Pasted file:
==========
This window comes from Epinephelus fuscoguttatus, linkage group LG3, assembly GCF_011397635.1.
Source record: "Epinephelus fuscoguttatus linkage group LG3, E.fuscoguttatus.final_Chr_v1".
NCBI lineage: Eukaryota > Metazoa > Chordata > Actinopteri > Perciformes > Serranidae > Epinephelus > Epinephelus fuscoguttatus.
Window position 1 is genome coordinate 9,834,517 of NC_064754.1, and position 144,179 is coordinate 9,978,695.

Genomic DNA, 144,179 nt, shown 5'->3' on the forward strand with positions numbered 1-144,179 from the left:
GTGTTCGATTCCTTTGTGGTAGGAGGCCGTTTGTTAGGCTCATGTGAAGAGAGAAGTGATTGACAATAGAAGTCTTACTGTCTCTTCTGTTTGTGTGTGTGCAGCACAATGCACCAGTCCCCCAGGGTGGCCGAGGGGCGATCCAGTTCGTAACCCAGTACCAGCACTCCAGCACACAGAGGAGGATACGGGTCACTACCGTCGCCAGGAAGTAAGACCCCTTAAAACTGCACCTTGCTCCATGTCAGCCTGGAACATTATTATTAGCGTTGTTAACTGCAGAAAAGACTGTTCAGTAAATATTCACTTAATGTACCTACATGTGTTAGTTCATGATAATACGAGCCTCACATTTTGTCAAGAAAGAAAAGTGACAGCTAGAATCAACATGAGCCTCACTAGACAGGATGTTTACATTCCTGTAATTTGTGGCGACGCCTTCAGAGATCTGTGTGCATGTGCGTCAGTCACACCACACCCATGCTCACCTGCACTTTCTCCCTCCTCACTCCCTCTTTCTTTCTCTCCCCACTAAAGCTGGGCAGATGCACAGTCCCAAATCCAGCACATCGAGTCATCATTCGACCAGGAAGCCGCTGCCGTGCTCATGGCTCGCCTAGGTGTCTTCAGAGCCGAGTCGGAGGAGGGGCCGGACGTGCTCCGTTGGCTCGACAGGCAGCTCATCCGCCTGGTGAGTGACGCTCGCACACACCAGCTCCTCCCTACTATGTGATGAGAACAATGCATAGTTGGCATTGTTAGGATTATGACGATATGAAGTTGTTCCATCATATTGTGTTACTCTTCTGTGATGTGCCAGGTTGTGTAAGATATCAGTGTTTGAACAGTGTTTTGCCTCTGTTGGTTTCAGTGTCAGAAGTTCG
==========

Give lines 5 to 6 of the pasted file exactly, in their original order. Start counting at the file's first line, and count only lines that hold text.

Genomic DNA, 144,179 nt, shown 5'->3' on the forward strand with positions numbered 1-144,179 from the left:
GTGTTCGATTCCTTTGTGGTAGGAGGCCGTTTGTTAGGCTCATGTGAAGAGAGAAGTGATTGACAATAGAAGTCTTACTGTCTCTTCTGTTTGTGTGTGTGCAGCACAATGCACCAGTCCCCCAGGGTGGCCGAGGGGCGATCCAGTTCGTAACCCAGTACCAGCACTCCAGCACACAGAGGAGGATACGGGTCACTACCGTCGCCAGGAAGTAAGACCCCTTAAAACTGCACCTTGCTCCATGTCAGCCTGGAACATTATTATTAGCGTTGTTAACTGCAGAAAAGACTGTTCAGTAAATATTCACTTAATGTACCTACATGTGTTAGTTCATGATAATACGAGCCTCACATTTTGTCAAGAAAGAAAAGTGACAGCTAGAATCAACATGAGCCTCACTAGACAGGATGTTTACATTCCTGTAATTTGTGGCGACGCCTTCAGAGATCTGTGTGCATGTGCGTCAGTCACACCACACCCATGCTCACCTGCACTTTCTCCCTCCTCACTCCCTCTTTCTTTCTCTCCCCACTAAAGCTGGGCAGATGCACAGTCCCAAATCCAGCACATCGAGTCATCATTCGACCAGGAAGCCGCTGCCGTGCTCATGGCTCGCCTAGGTGTCTTCAGAGCCGAGTCGGAGGAGGGGCCGGACGTGCTCCGTTGGCTCGACAGGCAGCTCATCCGCCTGGTGAGTGACGCTCGCACACACCAGCTCCTCCCTACTATGTGATGAGAACAATGCATAGTTGGCATTGTTAGGATTATGACGATATGAAGTTGTTCCATCATATTGTGTTACTCTTCTGTGATGTGCCAGGTTGTGTAAGATATCAGTGTTTGAACAGTGTTTTGCCTCTGTTGGTTTCAGTGTCAGAAGTTCG